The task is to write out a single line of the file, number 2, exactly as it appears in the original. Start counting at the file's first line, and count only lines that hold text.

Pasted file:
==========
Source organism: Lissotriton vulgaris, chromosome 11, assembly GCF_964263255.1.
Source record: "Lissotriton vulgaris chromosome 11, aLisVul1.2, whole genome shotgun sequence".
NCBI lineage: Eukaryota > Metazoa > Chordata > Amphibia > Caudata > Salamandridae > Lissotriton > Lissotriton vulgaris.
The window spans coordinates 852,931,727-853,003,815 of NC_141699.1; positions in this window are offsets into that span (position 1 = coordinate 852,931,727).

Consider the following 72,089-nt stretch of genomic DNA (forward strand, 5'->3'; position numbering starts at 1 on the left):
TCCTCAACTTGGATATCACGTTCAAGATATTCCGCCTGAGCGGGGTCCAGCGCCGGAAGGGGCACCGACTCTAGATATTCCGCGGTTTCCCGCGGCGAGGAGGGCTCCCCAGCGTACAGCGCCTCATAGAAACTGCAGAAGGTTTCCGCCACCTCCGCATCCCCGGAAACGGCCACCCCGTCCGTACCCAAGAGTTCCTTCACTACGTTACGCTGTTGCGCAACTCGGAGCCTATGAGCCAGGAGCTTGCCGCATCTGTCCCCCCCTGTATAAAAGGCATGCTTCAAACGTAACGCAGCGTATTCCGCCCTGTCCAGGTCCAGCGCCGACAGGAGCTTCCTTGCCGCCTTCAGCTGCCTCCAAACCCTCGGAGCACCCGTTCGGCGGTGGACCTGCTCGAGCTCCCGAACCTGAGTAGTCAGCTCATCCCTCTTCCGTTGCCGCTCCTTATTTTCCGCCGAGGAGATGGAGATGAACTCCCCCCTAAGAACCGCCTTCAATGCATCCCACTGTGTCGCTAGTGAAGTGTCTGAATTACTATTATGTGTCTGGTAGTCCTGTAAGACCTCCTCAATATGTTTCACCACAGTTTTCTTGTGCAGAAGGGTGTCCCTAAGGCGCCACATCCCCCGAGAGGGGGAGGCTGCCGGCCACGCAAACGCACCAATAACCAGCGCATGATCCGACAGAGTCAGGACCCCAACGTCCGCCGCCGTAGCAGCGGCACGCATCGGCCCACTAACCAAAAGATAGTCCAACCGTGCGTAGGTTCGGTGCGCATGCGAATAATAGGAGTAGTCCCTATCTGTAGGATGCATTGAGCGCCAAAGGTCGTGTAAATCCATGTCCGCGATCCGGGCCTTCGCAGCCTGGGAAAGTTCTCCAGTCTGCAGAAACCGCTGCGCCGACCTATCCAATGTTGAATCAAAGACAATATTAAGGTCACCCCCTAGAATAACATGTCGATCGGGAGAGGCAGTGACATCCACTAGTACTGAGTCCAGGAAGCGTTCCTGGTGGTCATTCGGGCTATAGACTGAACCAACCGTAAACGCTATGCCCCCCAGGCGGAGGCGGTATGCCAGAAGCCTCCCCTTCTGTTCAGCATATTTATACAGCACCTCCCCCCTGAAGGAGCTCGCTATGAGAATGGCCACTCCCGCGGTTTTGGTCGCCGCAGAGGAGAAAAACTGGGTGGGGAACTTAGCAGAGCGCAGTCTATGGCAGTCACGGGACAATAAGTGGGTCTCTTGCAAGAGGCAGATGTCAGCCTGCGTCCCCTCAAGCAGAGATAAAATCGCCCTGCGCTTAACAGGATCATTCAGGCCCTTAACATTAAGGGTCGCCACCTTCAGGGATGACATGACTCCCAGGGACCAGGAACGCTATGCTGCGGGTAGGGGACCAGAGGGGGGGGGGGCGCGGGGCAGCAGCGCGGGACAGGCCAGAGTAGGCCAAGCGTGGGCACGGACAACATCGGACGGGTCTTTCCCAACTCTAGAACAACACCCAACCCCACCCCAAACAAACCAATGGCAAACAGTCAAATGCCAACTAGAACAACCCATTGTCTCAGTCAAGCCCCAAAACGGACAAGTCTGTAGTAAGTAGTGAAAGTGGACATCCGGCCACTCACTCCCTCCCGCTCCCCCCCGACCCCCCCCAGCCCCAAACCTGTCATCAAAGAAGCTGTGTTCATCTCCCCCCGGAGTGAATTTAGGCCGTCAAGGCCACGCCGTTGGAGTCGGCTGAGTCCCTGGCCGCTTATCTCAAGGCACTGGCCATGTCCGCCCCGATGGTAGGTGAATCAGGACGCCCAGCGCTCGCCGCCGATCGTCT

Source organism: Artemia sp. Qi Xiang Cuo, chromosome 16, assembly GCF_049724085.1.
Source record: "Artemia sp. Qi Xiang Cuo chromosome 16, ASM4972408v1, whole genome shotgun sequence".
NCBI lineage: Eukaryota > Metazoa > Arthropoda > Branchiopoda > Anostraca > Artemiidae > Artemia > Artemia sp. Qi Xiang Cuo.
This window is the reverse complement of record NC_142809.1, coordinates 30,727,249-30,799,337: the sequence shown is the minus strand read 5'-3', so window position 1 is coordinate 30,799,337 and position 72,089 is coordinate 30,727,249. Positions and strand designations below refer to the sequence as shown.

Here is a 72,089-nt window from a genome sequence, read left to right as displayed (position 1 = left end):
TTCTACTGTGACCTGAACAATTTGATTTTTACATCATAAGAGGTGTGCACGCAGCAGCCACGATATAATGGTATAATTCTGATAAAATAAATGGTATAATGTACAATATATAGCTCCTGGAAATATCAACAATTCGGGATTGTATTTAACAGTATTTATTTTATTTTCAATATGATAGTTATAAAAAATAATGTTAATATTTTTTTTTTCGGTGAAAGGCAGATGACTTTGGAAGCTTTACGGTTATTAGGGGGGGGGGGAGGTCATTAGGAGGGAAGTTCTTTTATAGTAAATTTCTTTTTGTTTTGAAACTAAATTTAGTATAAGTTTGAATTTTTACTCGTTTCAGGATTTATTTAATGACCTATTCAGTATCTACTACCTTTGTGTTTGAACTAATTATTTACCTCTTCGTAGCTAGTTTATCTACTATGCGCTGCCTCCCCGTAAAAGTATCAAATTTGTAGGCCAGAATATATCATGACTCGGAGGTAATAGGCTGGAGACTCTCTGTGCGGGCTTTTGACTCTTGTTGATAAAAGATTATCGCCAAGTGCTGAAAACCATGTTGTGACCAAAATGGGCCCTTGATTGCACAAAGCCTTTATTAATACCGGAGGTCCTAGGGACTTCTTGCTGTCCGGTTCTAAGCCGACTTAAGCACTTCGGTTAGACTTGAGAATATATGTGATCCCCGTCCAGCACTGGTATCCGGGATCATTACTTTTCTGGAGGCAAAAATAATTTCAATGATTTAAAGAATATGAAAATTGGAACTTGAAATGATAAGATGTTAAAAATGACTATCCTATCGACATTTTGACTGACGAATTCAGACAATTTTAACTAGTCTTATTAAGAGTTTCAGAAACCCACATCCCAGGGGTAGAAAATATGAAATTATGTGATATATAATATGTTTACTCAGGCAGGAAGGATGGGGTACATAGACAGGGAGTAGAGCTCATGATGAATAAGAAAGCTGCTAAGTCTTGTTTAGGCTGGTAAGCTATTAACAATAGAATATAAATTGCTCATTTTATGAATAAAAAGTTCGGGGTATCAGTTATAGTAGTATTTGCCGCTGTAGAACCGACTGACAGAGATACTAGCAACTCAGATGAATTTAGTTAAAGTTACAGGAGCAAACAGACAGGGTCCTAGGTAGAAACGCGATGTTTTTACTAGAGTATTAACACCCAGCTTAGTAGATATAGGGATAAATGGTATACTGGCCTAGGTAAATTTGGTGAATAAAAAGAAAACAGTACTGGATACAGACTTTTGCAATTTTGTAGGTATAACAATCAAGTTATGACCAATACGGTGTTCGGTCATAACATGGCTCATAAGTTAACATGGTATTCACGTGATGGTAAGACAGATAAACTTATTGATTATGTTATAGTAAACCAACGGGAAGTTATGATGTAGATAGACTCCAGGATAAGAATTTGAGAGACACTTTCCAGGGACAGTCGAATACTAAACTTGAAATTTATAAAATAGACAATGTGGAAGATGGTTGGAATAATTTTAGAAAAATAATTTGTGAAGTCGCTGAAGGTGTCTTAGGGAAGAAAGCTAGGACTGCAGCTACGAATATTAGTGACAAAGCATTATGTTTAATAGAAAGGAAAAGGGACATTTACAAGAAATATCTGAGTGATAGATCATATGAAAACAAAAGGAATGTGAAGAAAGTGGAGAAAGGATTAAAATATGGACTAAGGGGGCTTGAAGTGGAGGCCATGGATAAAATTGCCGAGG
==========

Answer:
Source record: "Lissotriton vulgaris chromosome 11, aLisVul1.2, whole genome shotgun sequence".